McClaughry: Health debate – outcomes

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(HOST) Commentator John McClaughry thinks that current plans for reforming our national health care system are likely to have quite a few unintended – and undesirable – consequences.  

(McCLAUGHRY) Health care "reform" is at the head of the national agenda right now. Both House and Senate have produced, but not passed, 900 page "reform" bills.

None of the pending bills would establish, at least directly, the single payer government system so beloved by liberal activists. But all of the bills contain a leading provision called the "public option". This is a favored government insurance company that would, in the President’s words, keep the competing private competitors honest.

We currently have a "public option" program, in effect since 1965. It’s called Medicare. It has long since buried its private competitors, and it’s an inspiration for Obama and his allies.

But Medicare is now insolvent. Its hospitalization insurance fund will not be able to pay for services after 2017 unless new financing is found. Its projected unfunded liabilities between now and 2082 total $36 trillion dollars.

Medicare underpays physicians and hospitals. Obama and his allies are planning to finance much of their "reform" by further cutting payments to providers. But when Medicare payments are cut, providers contrive to perform more services to keep up their revenue. So as underpayments increase, it’s likely that the government will have to force providers to ration care to hold down total payments, and penalize providers who earn too much.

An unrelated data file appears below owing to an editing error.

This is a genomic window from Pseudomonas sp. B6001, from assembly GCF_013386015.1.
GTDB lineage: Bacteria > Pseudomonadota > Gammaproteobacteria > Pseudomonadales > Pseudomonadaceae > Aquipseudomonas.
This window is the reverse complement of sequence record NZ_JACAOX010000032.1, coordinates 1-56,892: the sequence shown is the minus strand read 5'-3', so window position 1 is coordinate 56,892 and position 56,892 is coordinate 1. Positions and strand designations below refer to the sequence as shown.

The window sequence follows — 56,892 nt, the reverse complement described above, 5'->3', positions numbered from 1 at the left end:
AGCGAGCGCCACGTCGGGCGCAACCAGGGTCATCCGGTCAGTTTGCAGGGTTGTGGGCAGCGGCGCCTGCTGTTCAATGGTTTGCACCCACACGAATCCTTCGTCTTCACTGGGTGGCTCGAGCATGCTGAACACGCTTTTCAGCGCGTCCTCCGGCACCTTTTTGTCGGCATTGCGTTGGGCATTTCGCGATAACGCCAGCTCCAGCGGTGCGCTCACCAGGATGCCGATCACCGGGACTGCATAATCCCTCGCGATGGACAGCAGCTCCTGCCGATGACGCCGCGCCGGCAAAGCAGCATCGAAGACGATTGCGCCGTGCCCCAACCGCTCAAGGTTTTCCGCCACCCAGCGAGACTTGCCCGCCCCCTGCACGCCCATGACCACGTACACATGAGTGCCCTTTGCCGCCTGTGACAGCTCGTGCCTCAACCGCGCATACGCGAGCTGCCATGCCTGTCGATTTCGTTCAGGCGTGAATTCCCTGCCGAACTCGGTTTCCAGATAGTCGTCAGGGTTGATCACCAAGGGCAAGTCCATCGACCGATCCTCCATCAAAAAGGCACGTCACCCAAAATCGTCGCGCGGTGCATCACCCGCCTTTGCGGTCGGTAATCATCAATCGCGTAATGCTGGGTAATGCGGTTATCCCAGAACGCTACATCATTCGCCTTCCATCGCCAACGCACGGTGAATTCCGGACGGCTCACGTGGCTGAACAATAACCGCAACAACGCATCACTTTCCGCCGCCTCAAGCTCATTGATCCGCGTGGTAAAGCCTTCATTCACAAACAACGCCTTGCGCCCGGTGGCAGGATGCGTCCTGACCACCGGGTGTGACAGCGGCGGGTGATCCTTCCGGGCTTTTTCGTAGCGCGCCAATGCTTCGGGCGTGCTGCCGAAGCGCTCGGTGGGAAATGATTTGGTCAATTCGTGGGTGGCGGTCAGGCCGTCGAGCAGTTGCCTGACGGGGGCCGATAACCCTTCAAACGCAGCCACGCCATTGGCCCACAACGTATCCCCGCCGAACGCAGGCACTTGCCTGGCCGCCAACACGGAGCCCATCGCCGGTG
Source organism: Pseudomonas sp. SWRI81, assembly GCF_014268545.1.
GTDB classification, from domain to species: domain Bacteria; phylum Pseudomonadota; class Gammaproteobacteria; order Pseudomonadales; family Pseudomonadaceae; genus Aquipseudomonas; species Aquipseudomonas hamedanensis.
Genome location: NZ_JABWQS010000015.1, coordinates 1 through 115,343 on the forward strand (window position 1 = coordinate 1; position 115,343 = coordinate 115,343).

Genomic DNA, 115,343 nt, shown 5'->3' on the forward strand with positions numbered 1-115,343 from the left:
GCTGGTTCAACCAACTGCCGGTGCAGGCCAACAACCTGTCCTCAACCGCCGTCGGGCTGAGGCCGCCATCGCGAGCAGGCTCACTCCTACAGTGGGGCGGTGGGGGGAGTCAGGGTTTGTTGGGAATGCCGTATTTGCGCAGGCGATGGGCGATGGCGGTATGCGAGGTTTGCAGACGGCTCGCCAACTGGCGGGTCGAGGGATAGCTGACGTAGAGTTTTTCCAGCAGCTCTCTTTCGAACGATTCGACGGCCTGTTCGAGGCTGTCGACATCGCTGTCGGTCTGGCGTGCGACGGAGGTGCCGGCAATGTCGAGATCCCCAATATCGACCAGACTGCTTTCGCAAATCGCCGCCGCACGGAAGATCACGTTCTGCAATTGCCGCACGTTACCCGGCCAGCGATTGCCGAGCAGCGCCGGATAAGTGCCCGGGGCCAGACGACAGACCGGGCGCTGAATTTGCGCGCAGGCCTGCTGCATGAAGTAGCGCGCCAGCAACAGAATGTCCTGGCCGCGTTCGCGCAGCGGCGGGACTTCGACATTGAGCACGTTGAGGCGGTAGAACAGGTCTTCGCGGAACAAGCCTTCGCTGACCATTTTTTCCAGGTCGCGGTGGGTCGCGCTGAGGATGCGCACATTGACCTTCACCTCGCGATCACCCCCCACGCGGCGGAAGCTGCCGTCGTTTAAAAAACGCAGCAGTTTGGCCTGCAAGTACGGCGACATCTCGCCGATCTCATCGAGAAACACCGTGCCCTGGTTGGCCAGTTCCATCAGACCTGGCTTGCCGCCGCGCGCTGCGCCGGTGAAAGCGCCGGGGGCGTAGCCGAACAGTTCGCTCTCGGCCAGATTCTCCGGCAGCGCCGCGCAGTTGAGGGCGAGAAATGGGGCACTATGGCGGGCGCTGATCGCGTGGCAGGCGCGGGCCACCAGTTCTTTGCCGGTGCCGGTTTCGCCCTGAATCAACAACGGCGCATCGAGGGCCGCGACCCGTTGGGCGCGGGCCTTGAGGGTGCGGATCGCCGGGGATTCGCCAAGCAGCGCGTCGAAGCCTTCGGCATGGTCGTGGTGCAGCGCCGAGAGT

Underpayments by government health care programs are a hidden tax on health insurance premiums. Because government underpays, providers overcharge private insurers to close the shortfall. This cost shift results in ever-higher insurance premiums, and struggling employers start thinking about simply dropping their employee coverage. This is not a workable model.

It’s perfectly clear that government benefits enjoyed by the government-sponsored "public option" insurance company will allow that company to underprice its private competitors. Eventually employers will have no choice but to dump their employees into the government plan – even if they are charged a penalty for doing so. This is single payer on the installment plan.

Obama recently remarked that "no one will take away" your current health plan, "no matter what". But a week later he amended that to say that the government won’t take away your current plan – but you might lose your current plan because your employer, who owns your plan, might be forced to choose the cheaper "public option" plan.

Here’s my prediction: the pending Democratic bills will, if enacted. prove to have some annoying inconveniences, like rationing, waiting lines, maddening bureaucracies, and penalties for non-enrollment. They are likely to bring about demoralized doctors and nurses, shabby facilities, obsolete technology, declining quality of care, and of course much higher taxation, especially on job-creating small businesses.

But don’t worry. President Obama, Sen. Kennedy and Speaker Pelosi can surely work those things out.

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